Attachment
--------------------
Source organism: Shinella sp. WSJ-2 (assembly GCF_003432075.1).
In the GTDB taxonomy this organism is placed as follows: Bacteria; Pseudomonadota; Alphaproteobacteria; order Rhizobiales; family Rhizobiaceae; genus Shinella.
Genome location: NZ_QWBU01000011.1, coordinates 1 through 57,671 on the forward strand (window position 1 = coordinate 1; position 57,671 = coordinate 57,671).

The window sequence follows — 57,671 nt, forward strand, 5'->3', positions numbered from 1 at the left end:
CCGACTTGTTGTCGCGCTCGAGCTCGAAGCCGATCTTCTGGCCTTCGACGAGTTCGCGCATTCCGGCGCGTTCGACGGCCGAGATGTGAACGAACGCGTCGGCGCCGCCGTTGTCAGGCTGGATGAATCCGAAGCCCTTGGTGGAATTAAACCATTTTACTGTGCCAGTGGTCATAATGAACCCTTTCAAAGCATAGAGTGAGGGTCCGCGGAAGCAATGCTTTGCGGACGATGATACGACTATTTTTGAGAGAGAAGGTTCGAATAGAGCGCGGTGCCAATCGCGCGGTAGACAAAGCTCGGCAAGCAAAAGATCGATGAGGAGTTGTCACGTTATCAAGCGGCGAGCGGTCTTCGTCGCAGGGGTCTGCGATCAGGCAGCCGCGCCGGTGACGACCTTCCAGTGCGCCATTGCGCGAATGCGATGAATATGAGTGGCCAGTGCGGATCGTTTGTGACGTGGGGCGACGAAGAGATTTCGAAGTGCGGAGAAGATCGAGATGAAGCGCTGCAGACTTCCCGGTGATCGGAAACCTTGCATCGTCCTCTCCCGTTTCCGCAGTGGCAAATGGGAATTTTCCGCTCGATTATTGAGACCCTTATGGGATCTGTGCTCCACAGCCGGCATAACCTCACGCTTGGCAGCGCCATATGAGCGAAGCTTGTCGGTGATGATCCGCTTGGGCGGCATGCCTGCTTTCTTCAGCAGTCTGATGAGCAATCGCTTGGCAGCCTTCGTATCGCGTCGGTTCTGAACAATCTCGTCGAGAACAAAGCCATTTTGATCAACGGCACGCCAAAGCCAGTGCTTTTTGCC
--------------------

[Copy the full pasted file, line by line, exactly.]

Source organism: Shinella sp. WSJ-2 (assembly GCF_003432075.1).
In the GTDB taxonomy this organism is placed as follows: Bacteria; Pseudomonadota; Alphaproteobacteria; order Rhizobiales; family Rhizobiaceae; genus Shinella.
Genome location: NZ_QWBU01000011.1, coordinates 1 through 57,671 on the forward strand (window position 1 = coordinate 1; position 57,671 = coordinate 57,671).

The window sequence follows — 57,671 nt, forward strand, 5'->3', positions numbered from 1 at the left end:
CCGACTTGTTGTCGCGCTCGAGCTCGAAGCCGATCTTCTGGCCTTCGACGAGTTCGCGCATTCCGGCGCGTTCGACGGCCGAGATGTGAACGAACGCGTCGGCGCCGCCGTTGTCAGGCTGGATGAATCCGAAGCCCTTGGTGGAATTAAACCATTTTACTGTGCCAGTGGTCATAATGAACCCTTTCAAAGCATAGAGTGAGGGTCCGCGGAAGCAATGCTTTGCGGACGATGATACGACTATTTTTGAGAGAGAAGGTTCGAATAGAGCGCGGTGCCAATCGCGCGGTAGACAAAGCTCGGCAAGCAAAAGATCGATGAGGAGTTGTCACGTTATCAAGCGGCGAGCGGTCTTCGTCGCAGGGGTCTGCGATCAGGCAGCCGCGCCGGTGACGACCTTCCAGTGCGCCATTGCGCGAATGCGATGAATATGAGTGGCCAGTGCGGATCGTTTGTGACGTGGGGCGACGAAGAGATTTCGAAGTGCGGAGAAGATCGAGATGAAGCGCTGCAGACTTCCCGGTGATCGGAAACCTTGCATCGTCCTCTCCCGTTTCCGCAGTGGCAAATGGGAATTTTCCGCTCGATTATTGAGACCCTTATGGGATCTGTGCTCCACAGCCGGCATAACCTCACGCTTGGCAGCGCCATATGAGCGAAGCTTGTCGGTGATGATCCGCTTGGGCGGCATGCCTGCTTTCTTCAGCAGTCTGATGAGCAATCGCTTGGCAGCCTTCGTATCGCGTCGGTTCTGAACAATCTCGTCGAGAACAAAGCCATTTTGATCAACGGCACGCCAAAGCCAGTGCTTTTTGCC